This amazing car is a 1970 Mercedes 600SL, known as a W100. Released in 1963, the 600SL was to be the pinnacle of the Mercedes range, and ultimately paved the way for both the modern S Class and Maybach ranges. As is often the case with top end Mercedes, the W100 model was absolutely packed with technology to offer opulence to rival that off Rolls Royce or Bentley. They have been popular with many celebrities, such as the Pope, Coco Chanel, John Lennon, Rowan Atkinson and even Jeremy Clarkson, to name a few. They were equally popular with the more aggressive heads of state, more so in the long wheel base versions. Pol Pot, Idi Amin, Robert Mugabe and Fidel Castro have all owned 600SL’s.
Everything on this car is hydraulic – the windows, the seat adjustment (front and rear), door closure, sunroof and even the boot lid. They all run from an incredibly complex, high pressure hydraulic system, running at a staggering 150 bar (2716psi!!!).
Ride quality has been described as ‘like a magic carpet’, thanks to a self levelling air suspension setup. As you can imagine, all of this add up to a substantial amount of weight, ready to drive this car is just a touch under 3 tonnes. So a new 6.3 litre, V8 engine was produced, Mercedes’ largest ever. In typical over-engineered style, the V8 featured a single over head camshaft, used forged pistons and conrods as standard (as opposed to the more common and much cheaper cast metal pieces), and a Bosch mechanical fuel injection system for refinement and performance.
This particular example has been in the possession of it’s owner for a number of years, as part of an extensive Mercedes collection. The blue isn’t a factory colour, it has been resprayed at some point in its life, but the shade suits the car beautifully.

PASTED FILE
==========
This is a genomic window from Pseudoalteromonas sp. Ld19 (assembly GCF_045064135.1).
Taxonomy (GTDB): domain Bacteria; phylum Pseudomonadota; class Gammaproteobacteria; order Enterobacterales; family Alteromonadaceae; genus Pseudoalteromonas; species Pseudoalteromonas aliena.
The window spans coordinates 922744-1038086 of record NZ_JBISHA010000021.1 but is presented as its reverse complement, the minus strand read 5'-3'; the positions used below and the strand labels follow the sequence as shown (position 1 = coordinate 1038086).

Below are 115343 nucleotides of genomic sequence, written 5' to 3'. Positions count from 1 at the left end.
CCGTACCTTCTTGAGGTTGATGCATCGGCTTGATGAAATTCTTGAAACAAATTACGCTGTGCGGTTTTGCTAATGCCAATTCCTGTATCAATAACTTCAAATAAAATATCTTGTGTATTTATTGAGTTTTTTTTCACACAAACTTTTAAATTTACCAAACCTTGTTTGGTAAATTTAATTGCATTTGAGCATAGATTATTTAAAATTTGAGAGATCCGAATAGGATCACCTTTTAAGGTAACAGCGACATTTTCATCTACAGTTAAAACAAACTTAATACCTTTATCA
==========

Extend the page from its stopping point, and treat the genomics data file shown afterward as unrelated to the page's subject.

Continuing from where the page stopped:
Although the car wants for nothing in terms of its maintenance, the paintwork had become rather dull and scratched, the chrome tarnished and polish residue sat in many corner and pieces of trim, including the characters moulded into the light clusters. 3 days were booked to restore the finish it deserved.
After our decontamination process, the machine polishing could be started, and the paint responded very well indeed.
During the multiple stage machine polishing process, the paintwork started to take on wonderfully deep, liquid look. The curves of the bonnet suddenly seemed to be more obvious, and the blue had a lovely contrast with the now brightly polished chrome. It’s worth noting that some parts of chrome trim on the nearside doors and rear bumper had been removed for replacement, and unfortunately weren’t available to refit for the final photographs.
The paint received 2 coats of Swissvax Utopia wax, which should good protection and that lustrous for a long time. The extensive chrome was treated with a two part metal polish from Britemax, removing some tarnishing and leaving a layer of sealant behind to help make it maintain it.
We look forward to curating more cars from this wonderful collection.